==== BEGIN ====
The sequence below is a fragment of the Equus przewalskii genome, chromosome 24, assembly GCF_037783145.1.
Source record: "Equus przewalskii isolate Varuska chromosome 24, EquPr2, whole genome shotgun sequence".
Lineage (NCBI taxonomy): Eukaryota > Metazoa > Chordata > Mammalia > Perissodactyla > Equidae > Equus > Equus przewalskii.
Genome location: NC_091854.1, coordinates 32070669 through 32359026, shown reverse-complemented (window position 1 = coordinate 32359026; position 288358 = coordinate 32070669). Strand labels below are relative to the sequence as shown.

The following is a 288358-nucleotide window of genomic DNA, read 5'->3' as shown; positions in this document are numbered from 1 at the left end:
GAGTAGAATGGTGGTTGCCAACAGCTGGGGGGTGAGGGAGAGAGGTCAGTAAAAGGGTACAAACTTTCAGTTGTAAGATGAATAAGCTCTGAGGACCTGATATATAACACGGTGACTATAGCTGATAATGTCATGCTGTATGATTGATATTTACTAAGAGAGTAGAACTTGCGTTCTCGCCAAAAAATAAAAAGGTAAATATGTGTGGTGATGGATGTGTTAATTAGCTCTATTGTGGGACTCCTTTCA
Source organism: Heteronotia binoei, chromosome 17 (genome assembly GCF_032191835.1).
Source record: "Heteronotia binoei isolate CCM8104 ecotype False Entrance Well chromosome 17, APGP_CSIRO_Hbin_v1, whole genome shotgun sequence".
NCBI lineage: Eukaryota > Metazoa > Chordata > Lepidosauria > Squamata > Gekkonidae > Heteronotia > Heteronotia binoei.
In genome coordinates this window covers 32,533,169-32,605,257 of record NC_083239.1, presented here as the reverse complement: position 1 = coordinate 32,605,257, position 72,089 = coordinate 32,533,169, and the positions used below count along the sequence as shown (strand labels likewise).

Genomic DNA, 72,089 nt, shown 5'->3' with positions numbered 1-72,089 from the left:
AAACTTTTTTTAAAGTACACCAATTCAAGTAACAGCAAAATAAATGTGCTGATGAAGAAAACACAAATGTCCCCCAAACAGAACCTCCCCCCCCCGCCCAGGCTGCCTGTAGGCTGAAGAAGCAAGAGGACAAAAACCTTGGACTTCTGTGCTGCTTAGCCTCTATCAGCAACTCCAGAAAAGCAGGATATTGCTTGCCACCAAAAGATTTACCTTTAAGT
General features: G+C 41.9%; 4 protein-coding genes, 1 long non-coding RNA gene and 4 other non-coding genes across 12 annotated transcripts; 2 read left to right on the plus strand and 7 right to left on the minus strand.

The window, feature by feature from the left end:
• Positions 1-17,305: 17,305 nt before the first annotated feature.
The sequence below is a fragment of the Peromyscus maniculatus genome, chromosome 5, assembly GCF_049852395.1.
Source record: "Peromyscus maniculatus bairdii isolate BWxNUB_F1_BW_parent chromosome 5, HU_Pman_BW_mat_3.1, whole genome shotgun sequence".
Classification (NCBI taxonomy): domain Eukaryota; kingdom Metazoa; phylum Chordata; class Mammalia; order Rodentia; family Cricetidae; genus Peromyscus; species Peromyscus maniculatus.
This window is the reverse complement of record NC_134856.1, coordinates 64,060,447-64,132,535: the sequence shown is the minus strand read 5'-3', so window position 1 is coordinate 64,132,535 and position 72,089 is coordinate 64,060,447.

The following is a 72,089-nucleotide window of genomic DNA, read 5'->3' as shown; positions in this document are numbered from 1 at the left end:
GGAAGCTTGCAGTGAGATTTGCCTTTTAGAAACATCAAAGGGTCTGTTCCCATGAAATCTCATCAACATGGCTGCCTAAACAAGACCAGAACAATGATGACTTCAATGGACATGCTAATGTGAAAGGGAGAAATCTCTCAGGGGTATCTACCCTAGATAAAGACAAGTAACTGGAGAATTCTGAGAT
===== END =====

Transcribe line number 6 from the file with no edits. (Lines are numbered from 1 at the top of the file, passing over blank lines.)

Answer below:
GAGTAGAATGGTGGTTGCCAACAGCTGGGGGGTGAGGGAGAGAGGTCAGTAAAAGGGTACAAACTTTCAGTTGTAAGATGAATAAGCTCTGAGGACCTGATATATAACACGGTGACTATAGCTGATAATGTCATGCTGTATGATTGATATTTACTAAGAGAGTAGAACTTGCGTTCTCGCCAAAAAATAAAAAGGTAAATATGTGTGGTGATGGATGTGTTAATTAGCTCTATTGTGGGACTCCTTTCA